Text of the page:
|dc.description.abstract||It is not general public knowledge that each year, thousands of tonnes of secondhand clothing donated by New Zealand households is exported to Papua New Guinea. After donation by households, secondhand clothing is collected, sorted and retailed by charity organisations and one largescale for-profit firm in New Zealand. Garments are then exported to Papua New Guinea where they are retailed by a single for-profit firm. Some garments are purchased by street sellers from this retailer who then resell items to earn a living.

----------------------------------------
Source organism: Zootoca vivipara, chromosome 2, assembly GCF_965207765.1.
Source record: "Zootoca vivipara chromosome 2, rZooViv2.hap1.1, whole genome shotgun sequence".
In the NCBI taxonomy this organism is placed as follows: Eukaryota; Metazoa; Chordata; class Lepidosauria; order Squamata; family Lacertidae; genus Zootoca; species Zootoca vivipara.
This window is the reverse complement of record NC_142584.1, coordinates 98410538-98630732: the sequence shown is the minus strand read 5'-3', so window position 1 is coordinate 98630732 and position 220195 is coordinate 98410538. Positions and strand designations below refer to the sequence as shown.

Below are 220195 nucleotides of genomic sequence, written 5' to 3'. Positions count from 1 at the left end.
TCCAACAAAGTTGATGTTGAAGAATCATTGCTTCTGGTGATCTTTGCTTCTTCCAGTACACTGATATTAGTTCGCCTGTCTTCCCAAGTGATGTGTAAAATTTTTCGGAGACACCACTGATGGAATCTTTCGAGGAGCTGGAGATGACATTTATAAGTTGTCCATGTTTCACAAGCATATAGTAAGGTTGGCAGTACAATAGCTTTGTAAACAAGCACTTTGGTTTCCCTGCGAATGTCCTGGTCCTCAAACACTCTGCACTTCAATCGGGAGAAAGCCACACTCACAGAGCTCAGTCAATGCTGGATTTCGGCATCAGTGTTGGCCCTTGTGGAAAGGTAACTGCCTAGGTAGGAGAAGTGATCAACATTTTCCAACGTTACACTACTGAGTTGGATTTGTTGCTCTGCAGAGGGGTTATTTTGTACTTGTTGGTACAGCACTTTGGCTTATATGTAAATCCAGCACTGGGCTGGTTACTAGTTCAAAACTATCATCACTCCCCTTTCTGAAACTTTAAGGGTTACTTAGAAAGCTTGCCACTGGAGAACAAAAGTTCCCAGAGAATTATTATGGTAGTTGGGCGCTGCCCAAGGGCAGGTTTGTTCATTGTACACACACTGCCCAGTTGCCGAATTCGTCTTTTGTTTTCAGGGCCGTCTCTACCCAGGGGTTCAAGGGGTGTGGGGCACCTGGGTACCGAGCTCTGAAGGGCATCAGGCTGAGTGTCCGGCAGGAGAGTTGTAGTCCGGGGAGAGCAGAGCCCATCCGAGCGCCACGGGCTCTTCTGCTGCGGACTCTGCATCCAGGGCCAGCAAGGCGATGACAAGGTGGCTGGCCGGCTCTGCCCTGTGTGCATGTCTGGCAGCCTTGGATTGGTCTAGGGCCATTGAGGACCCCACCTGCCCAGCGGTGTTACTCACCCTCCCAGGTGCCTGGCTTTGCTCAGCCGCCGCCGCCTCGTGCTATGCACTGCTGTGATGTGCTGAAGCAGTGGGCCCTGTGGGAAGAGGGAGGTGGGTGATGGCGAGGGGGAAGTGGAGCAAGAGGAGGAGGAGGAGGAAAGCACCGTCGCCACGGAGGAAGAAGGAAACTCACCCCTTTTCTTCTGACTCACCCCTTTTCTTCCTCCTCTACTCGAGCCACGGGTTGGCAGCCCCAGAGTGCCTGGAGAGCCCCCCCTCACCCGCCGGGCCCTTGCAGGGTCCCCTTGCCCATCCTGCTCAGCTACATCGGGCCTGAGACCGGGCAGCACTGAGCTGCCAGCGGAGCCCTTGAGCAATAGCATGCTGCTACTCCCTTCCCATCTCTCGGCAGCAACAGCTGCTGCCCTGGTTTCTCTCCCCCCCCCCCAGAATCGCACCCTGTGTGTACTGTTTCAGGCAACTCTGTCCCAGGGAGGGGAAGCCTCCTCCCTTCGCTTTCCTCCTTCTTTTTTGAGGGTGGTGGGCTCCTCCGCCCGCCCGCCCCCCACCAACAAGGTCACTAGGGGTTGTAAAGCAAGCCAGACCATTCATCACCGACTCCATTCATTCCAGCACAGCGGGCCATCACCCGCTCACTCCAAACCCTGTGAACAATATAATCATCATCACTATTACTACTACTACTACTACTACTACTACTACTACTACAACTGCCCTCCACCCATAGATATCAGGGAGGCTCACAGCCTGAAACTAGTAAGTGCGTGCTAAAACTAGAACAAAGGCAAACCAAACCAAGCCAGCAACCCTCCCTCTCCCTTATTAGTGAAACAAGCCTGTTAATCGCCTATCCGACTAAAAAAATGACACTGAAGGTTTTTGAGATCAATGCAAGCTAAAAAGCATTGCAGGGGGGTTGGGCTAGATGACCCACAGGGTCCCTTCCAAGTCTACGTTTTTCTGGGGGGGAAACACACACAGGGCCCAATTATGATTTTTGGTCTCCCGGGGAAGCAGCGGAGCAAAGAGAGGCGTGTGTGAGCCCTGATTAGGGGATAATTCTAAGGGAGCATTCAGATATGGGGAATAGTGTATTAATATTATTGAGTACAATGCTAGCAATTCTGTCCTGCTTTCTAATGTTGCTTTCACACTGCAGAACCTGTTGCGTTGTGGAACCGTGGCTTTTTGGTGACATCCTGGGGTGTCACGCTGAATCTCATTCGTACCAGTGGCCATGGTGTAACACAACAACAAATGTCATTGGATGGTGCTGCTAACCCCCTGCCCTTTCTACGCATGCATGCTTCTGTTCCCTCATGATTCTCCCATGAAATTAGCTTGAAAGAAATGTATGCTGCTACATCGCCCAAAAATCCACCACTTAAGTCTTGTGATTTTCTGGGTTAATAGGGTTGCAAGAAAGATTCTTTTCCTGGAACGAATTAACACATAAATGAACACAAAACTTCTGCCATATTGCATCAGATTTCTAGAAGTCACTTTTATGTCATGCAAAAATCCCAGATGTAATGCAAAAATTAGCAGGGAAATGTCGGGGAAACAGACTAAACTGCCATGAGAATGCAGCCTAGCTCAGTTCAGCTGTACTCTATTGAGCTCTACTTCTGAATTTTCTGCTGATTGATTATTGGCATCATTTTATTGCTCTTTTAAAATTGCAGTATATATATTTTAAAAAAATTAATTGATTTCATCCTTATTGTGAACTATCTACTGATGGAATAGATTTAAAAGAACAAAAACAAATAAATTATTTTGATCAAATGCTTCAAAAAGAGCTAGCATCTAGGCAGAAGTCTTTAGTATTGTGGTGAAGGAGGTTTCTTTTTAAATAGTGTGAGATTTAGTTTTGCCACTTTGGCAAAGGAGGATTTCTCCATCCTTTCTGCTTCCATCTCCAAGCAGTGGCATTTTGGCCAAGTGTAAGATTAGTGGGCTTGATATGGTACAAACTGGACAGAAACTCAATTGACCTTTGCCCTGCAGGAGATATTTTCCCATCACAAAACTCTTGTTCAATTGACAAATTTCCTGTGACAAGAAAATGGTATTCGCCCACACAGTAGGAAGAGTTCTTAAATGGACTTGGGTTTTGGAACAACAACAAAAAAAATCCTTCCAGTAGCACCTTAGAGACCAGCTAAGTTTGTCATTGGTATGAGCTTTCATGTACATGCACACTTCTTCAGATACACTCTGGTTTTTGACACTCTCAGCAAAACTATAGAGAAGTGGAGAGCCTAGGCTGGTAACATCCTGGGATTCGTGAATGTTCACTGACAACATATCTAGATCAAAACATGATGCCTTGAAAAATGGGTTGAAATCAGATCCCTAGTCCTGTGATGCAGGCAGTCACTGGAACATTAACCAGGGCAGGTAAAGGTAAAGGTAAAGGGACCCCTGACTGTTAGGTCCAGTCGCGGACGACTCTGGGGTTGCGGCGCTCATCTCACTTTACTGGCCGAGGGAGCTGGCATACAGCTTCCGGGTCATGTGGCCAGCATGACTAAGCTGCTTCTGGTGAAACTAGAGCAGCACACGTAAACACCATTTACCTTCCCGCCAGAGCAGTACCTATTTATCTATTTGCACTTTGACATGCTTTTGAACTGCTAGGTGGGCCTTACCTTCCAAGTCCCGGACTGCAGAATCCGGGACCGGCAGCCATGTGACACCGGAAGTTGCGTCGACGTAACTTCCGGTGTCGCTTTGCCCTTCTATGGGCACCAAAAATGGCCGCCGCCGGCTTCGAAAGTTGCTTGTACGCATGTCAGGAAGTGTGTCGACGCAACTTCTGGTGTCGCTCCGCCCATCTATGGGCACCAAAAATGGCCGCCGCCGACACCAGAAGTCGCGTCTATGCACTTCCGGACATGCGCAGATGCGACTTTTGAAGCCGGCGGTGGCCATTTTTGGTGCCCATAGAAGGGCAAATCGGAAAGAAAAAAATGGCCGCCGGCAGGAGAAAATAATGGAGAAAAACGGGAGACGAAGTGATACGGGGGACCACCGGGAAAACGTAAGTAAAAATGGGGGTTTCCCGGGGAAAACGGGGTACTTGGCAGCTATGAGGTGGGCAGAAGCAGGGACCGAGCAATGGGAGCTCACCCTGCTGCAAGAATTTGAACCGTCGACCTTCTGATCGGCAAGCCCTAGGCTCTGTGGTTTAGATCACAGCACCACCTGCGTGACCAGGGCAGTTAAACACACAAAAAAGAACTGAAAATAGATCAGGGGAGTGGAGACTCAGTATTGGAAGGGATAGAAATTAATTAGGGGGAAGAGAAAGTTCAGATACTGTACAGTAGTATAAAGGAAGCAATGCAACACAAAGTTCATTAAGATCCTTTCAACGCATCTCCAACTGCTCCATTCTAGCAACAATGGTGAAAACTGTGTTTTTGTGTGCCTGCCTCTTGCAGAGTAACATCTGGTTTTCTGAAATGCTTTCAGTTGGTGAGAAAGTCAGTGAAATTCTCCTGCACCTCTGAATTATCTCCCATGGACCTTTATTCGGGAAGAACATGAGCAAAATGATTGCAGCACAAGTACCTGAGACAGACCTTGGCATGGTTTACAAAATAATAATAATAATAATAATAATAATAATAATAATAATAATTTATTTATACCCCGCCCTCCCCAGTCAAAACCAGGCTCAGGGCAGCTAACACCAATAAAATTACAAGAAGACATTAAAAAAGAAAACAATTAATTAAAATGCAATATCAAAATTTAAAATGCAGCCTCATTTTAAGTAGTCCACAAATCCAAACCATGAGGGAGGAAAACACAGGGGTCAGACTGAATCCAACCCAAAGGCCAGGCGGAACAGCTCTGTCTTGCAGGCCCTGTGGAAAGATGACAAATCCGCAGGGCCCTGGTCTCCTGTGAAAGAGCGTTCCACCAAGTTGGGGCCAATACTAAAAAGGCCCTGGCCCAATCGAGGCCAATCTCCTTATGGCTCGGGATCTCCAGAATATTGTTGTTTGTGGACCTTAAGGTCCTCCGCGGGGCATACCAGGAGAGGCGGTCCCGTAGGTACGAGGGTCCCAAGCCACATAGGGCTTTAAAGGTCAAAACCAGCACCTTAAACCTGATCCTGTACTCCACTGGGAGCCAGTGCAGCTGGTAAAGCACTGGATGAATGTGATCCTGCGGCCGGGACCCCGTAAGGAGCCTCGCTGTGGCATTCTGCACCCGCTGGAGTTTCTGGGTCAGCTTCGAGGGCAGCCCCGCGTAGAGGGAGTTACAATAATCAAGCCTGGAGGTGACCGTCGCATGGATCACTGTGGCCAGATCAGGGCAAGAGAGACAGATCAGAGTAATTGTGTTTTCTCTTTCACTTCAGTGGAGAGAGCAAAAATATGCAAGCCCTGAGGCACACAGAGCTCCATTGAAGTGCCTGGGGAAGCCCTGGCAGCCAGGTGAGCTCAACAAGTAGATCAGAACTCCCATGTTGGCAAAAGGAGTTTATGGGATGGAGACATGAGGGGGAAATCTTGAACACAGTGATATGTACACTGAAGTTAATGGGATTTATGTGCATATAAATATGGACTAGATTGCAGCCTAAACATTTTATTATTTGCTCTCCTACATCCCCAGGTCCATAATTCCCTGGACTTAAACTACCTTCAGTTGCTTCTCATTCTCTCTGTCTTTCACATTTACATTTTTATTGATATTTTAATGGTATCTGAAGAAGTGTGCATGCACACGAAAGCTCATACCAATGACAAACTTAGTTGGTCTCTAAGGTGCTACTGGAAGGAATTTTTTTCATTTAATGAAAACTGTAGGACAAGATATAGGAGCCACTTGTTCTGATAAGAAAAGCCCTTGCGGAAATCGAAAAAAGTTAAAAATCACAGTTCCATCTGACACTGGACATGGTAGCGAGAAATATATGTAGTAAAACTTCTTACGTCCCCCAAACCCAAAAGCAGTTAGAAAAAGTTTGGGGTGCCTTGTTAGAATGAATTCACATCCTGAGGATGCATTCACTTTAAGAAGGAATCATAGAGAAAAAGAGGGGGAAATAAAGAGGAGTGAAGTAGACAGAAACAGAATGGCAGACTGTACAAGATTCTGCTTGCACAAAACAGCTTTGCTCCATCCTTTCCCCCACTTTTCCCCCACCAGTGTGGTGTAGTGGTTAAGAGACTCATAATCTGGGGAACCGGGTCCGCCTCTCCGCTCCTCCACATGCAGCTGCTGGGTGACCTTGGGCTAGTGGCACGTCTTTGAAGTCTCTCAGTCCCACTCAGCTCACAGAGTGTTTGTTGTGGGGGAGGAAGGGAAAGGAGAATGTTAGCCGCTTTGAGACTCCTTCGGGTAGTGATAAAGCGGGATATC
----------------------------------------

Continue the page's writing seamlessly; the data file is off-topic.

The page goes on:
This thesis has literally followed secondhand clothing from donators in New Zealand to consumers in Papua New Guinea using a Global Production Network framework. I have applied case study methodology, and woven principles of talanoa methodology into research design. Households and charities in Auckland, as well as SHC retailers and consumers in Port Moresby have been interviewed, observations made, and available trade data and online media content analysed. The purpose of this research is to find out about the pathways and quantities of traded secondhand clothing, understand the experiences of trade actors and the value they are able to extract from this commodity. Outcomes and mechanisms of this trade are described, and recommendations made for improving its sustainability.||en_NZ